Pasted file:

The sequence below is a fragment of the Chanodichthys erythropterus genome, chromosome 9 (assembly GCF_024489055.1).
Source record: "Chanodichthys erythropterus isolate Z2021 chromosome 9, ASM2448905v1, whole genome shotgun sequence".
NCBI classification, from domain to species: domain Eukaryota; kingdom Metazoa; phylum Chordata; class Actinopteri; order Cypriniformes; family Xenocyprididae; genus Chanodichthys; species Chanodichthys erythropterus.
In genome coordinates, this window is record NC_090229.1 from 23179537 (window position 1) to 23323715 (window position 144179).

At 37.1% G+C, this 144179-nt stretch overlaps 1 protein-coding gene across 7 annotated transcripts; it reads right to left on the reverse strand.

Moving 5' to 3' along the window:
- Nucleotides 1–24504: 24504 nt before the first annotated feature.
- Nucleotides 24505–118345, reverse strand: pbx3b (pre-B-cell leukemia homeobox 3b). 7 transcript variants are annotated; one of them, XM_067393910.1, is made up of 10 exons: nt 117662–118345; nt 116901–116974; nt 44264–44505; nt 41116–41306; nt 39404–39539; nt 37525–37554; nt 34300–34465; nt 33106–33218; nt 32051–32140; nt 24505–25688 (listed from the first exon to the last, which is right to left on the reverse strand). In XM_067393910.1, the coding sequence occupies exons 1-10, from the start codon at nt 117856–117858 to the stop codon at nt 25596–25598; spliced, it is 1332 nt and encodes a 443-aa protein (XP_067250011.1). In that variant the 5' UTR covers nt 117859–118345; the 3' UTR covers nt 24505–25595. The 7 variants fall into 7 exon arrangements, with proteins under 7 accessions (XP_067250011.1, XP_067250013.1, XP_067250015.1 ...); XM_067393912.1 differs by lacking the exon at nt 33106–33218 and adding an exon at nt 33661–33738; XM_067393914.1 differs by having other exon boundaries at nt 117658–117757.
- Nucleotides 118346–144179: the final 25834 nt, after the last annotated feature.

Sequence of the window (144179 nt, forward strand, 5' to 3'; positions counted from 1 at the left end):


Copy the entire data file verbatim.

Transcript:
The sequence below is a fragment of the Chanodichthys erythropterus genome, chromosome 9 (assembly GCF_024489055.1).
Source record: "Chanodichthys erythropterus isolate Z2021 chromosome 9, ASM2448905v1, whole genome shotgun sequence".
NCBI classification, from domain to species: domain Eukaryota; kingdom Metazoa; phylum Chordata; class Actinopteri; order Cypriniformes; family Xenocyprididae; genus Chanodichthys; species Chanodichthys erythropterus.
In genome coordinates, this window is record NC_090229.1 from 23179537 (window position 1) to 23323715 (window position 144179).

At 37.1% G+C, this 144179-nt stretch overlaps 1 protein-coding gene across 7 annotated transcripts; it reads right to left on the reverse strand.

Moving 5' to 3' along the window:
- Nucleotides 1–24504: 24504 nt before the first annotated feature.
- Nucleotides 24505–118345, reverse strand: pbx3b (pre-B-cell leukemia homeobox 3b). 7 transcript variants are annotated; one of them, XM_067393910.1, is made up of 10 exons: nt 117662–118345; nt 116901–116974; nt 44264–44505; nt 41116–41306; nt 39404–39539; nt 37525–37554; nt 34300–34465; nt 33106–33218; nt 32051–32140; nt 24505–25688 (listed from the first exon to the last, which is right to left on the reverse strand). In XM_067393910.1, the coding sequence occupies exons 1-10, from the start codon at nt 117856–117858 to the stop codon at nt 25596–25598; spliced, it is 1332 nt and encodes a 443-aa protein (XP_067250011.1). In that variant the 5' UTR covers nt 117859–118345; the 3' UTR covers nt 24505–25595. The 7 variants fall into 7 exon arrangements, with proteins under 7 accessions (XP_067250011.1, XP_067250013.1, XP_067250015.1 ...); XM_067393912.1 differs by lacking the exon at nt 33106–33218 and adding an exon at nt 33661–33738; XM_067393914.1 differs by having other exon boundaries at nt 117658–117757.
- Nucleotides 118346–144179: the final 25834 nt, after the last annotated feature.

Sequence of the window (144179 nt, forward strand, 5' to 3'; positions counted from 1 at the left end):